SAS supports women in law enforcement 30x30 Initiative

New analytics training and data sharing capabilities highlight partnership

Global analytics leader SAS is contributing training and technology to support the 30×30 Initiative, a coalition to advance the representation of women in policing agencies. SAS has increased its focus on public safety analytics in recent years as law enforcement agencies have strived to make better use of data to speed investigations and improve community outcomes.

Currently, women make up only 13% of sworn officers and 3% of police leadership in the US. The 30x30 Initiative aims to increase the representation of women in police recruit classes to 30% by 2030 and to ensure police policies and culture intentionally support the success of qualified women officers throughout their careers.

The American Society of Evidence-Based Policing (ASEBP) is a founding member of 30x30, which includes police leaders, researchers and professional organizations. Maureen McGough, Chief of Strategic Initiatives for the Policing Project at New York University School of Law, is Co-Founder of the 30x30 Initiative and an ASEBP board member. McGough believes the rise of data and increased women representation can complement one another.

“Data is at the heart of the change we're advocating for. It helps agencies diagnose disparate outcomes in recruitment, assessment and retention, and is critical for agencies seeking to measure the impact of their gender equity efforts," said McGough.

That is just one of many benefits of increasing women representation in law enforcement. According to 30x30, research shows women officers:

  • Use less force and less excessive force.
  • Are less likely to be named in complaints and lawsuits.
  • Are perceived by communities as being more honest and compassionate.
  • See better outcomes for crime victims, especially in sexual assault cases.
  • Make fewer discretionary arrests.

SAS® training path goes from basic programming to investigations management

Law enforcement agencies around the world are harnessing the power of data for case management, officer safety, community engagement and evidence-based policing. Thus the policing profession requires new skill sets to fight crime as it evolves. SAS is providing a customized training path for law enforcement personnel focused on these valuable data skills:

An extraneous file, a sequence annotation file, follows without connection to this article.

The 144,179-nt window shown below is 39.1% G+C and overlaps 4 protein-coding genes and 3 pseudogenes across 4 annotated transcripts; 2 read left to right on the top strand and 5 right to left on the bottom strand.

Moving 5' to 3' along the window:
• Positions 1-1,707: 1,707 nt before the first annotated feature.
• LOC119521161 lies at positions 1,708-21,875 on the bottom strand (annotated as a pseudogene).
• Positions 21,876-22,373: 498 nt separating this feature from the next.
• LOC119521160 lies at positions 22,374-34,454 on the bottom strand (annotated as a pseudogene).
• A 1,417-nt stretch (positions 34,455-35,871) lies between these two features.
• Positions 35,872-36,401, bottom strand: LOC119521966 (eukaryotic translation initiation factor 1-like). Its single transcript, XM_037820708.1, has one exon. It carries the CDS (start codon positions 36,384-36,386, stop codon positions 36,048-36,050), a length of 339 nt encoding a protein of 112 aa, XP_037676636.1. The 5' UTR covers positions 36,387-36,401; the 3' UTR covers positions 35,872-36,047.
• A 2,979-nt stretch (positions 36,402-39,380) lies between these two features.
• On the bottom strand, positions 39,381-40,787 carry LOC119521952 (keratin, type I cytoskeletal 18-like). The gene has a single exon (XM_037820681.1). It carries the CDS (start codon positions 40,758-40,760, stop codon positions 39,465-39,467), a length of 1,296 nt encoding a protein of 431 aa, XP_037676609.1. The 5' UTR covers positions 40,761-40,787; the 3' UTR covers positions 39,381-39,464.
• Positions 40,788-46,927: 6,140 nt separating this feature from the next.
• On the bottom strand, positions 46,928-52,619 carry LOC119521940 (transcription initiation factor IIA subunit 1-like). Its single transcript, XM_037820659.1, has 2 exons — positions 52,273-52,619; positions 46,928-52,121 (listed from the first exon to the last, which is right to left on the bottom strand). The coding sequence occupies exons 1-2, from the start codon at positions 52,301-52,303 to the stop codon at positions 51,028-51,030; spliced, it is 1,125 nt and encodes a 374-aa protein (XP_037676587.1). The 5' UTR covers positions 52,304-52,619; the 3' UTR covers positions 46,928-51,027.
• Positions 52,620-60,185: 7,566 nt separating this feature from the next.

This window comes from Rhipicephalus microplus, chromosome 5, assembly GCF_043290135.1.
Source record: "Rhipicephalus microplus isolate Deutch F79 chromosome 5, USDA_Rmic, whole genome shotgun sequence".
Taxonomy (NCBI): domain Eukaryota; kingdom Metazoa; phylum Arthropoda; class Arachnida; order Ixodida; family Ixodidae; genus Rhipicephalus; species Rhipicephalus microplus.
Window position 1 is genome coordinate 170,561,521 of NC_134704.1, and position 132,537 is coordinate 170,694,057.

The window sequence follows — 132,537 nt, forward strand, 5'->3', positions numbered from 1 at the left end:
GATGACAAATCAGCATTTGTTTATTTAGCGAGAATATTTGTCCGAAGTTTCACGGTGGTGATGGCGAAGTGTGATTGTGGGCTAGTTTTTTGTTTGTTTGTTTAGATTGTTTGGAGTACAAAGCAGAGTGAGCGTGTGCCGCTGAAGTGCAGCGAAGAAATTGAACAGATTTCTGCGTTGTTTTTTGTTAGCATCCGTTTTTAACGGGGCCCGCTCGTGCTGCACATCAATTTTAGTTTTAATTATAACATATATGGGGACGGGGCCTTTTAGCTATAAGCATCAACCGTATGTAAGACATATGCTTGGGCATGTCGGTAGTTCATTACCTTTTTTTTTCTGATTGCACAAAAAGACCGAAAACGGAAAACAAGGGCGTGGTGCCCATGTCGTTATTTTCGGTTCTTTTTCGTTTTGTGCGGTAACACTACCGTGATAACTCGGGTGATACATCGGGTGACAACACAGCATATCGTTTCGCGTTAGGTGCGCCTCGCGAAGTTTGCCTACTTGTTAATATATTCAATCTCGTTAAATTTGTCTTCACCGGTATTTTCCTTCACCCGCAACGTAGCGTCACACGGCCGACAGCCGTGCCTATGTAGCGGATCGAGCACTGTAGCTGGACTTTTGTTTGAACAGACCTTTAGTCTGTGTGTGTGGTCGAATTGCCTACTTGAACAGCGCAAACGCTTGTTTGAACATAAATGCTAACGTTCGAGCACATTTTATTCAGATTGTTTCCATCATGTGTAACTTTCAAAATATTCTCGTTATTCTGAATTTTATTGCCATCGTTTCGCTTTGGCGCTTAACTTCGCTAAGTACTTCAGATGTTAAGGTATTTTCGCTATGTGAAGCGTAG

• SAS Programming I: Essentials teaches the basics of programming in a world where digital evidence gathering is evermore important.
  • Data Literacy Essentials includes what data is, why it is important in today’s world and how it is key to understanding potential threats, risk and harm to our communities.
  • Leading with Analytics teaches how a data-driven approach can support effective decision making that generates positive change. Trainees will learn how to frame business problems so that they can be answered with data and analytics and how to overcome communication barriers among data owners.
  • Investigation Management and Analysis is created by subject matter experts in law enforcement investigations and training, using best practices, detective techniques to understand criminal activities and the identity of suspects using the SAS Law Enforcement Intelligence platform. Learners are entrenched in a crime story that will lead them to identify the lead criminal of an organized crime group, learning techniques that will assist in real investigations.

Interested members of law enforcement can access the training on the SAS Women in Policing page.

In addition, the SAS Data for Good team is building data-sharing capabilities to help 30x30 members more easily track and monitor their progress toward quality and diversity goals.

SAS has repeatedly been recognized as a Best Workplace for Women by Fortune magazine. This commitment to gender representation is part of the reason that women make up over 40% of the SAS global workforce and 33% of global leadership.

“SAS engages in many activities designed to close the gender gap in technology and recruit and retain women in the industry,” said Nilay Cetin, Senior Director, Justice and Public Safety, SAS. “SAS is proud to help police forces use data and analytics as they strive to increase representation and reflect the communities they serve.”

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SAS is contributing training and technology to help the 30×30 Initiative reach its goal of having women make up 30% of police recruit classes by 2030.